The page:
Digital scholarship blog

09 February 2022

A Manuscript Reunited – and a IIIF Viewer Issue

This blog post is by Dr Adi Keinan-Schoonbaert, Digital Curator for Asian and African Collections, British Library. She's on Twitter as @BL_AdiKS.


Last year we saw a meticulous detective work by Arabic Scientific Manuscripts Curator Bink Hallum (British Library Qatar Foundation Partnership) to digitally reunite a thousand-year-old manuscript ending up in two different libraries. This is a Christian Arabic miscellany with texts on herbal remedies, medicine, astrology and other topics. Some of this manuscript’s folios are located at the British Library (on Qatar Digital Library: Or. 8857), others at the Biblioteca Ambrosiana in Milan (X 201 sup) - and some have been lost from the original manuscript.

Luckily, not only that both libraries have digitised their respective folios of this manuscript – they also made the digitised images available in IIIF. Being well aware of the benefits of IIIF, Bink has demonstrated in his blog post how to use the Mirador viewer to view both manuscript shelfmarks side by side. This virtual reunification of manuscript folios held in different collections has the potential to encourage and facilitate further research into Abbasid scientific traditions amongst Christian monastic communities.

Screenshot from Mirador, showing the two manuscript shelfmarks side by side (taken from Bink’s blog post)
Screenshot from Mirador, showing the two manuscript shelfmarks side by side (taken from Bink’s blog post)


Clearly, I found this to be a very useful example of using IIIF to bring together different instances of the same digital object into one environment. However, I wanted to take this work even further, and create a IIIF manifest which would include all existing folios – and in the right order. Attending Glen Robson’s 5-day IIIF Online Workshop a couple of weeks ago, I could finally give this a go.


The most straightforward way for me to do that was to grab the QDL manifest and Ambrosiana’s Biblioteca Digitale manifest, and open them in Atom text editor. Editing the JSON files directly, I copied the canvases of one manifest and pasted them into the other, and then removed canvases with images of the book binding and empty folios. The result looked promising – I could now view the united manuscript on the Universal Viewer.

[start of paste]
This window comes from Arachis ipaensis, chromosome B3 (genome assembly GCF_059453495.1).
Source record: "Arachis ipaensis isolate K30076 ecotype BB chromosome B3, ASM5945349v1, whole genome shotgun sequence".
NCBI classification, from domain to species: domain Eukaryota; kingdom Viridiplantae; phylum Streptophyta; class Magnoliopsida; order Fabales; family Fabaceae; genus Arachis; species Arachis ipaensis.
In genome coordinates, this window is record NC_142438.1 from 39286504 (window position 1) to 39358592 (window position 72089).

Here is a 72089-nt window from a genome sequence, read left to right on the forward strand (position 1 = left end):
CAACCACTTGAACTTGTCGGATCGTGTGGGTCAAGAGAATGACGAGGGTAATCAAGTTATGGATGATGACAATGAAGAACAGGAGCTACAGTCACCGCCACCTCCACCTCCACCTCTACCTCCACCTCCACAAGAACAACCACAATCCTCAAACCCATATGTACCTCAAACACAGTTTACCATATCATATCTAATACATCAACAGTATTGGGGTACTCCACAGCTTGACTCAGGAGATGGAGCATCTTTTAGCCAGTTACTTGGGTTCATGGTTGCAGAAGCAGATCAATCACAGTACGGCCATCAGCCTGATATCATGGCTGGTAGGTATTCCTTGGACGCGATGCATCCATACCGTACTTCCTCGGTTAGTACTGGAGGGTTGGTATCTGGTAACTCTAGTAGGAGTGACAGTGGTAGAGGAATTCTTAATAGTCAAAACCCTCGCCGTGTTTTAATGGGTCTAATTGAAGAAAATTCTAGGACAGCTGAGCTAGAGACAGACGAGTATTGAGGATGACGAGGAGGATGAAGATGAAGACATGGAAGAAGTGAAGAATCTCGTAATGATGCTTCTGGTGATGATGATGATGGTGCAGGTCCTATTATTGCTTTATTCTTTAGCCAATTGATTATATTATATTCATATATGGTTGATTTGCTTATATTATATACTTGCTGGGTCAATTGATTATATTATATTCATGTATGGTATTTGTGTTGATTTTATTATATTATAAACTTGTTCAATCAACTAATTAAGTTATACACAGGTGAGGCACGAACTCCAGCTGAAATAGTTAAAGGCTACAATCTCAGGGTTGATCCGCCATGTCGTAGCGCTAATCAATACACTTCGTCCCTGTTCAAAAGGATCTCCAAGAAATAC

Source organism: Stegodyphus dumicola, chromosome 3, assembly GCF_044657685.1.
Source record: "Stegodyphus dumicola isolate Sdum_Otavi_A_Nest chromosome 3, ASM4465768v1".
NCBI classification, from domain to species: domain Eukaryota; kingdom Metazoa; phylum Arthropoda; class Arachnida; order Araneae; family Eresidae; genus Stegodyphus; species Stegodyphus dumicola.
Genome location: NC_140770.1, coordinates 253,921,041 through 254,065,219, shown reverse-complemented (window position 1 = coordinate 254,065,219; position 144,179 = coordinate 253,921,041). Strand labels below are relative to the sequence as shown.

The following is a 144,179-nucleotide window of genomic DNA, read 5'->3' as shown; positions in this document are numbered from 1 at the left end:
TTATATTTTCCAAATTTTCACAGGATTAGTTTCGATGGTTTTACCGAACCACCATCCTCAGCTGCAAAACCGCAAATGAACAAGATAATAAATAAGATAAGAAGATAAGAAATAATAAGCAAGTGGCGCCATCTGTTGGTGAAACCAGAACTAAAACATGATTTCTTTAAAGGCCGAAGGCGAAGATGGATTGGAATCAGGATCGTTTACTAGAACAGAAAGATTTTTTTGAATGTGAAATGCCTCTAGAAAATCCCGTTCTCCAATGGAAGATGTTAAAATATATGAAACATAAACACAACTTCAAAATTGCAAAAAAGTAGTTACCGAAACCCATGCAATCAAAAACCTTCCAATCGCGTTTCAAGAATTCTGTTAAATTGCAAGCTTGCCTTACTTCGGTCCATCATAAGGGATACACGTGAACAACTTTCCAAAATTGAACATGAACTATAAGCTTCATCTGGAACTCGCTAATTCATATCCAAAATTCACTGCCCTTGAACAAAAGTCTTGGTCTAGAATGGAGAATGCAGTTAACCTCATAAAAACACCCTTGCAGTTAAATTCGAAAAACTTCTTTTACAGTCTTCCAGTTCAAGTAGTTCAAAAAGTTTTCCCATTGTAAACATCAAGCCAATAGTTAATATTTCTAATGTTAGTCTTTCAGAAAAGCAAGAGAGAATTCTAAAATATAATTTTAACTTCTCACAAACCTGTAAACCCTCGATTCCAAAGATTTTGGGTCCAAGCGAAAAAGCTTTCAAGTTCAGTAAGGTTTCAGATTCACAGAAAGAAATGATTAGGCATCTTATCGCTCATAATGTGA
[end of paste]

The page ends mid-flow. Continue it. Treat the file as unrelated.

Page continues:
This looks perfect when viewing a single page at a time (‘Single page view’). However, the unified manuscript looks quite strange when selecting the Universal Viewer’s ‘Two page view’, looking at the transition between the last folio of QDL, and the first folio of Ambrosiana.

The united manifest, as viewed on the Universal Viewer, using ‘Two page view’
The united manifest, as viewed on the Universal Viewer, using ‘Two page view’


The reason for this visual mismatch is that the images served from Qatar Digital Library are much larger than Ambrosiana’s, and the viewer does not scale them in relation to one another. Trying to tinker with canvas sizes, absolute or relative, within the manifest itself did not help. Apparently, this has been an issue with other use cases – see for example this discussion on GitHub, or Glen’s investigations of this issue when viewing items of different sizes on Mirador and the UV. Hopefully this scaling issue could be addressed, so we can all enjoy the consolidation of IIIF collection items in their full glory.

It should also be pointed out that although we have digitally reunited the two identified manuscript fragments, some folios are still missing: 36 folios from the beginning of the BL manuscript, 2 folios between folios 13 and 14 of the BL manuscript, 32 folios between the end of the BL manuscript and the beginning of the Ambrosiana manuscript, and a further 14 folios from within the Ambrosiana manuscript. We hope that these missing folios will be discovered one day, and the original manuscript shall be complete once again!